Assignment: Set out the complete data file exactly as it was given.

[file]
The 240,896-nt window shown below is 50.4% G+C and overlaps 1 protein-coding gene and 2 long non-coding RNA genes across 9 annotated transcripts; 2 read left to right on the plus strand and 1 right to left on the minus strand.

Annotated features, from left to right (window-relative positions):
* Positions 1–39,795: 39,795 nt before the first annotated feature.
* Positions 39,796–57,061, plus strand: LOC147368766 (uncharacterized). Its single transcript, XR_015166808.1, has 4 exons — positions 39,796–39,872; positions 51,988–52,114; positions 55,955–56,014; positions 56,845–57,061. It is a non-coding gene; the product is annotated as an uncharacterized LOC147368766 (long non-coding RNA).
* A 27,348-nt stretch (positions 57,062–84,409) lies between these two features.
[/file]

The 240,896-nt window shown below is 50.4% G+C and overlaps 1 protein-coding gene and 2 long non-coding RNA genes across 9 annotated transcripts; 2 read left to right on the plus strand and 1 right to left on the minus strand.

Annotated features, from left to right (window-relative positions):
* Positions 1–39,795: 39,795 nt before the first annotated feature.
* Positions 39,796–57,061, plus strand: LOC147368766 (uncharacterized). Its single transcript, XR_015166808.1, has 4 exons — positions 39,796–39,872; positions 51,988–52,114; positions 55,955–56,014; positions 56,845–57,061. It is a non-coding gene; the product is annotated as an uncharacterized LOC147368766 (long non-coding RNA).
* A 27,348-nt stretch (positions 57,062–84,409) lies between these two features.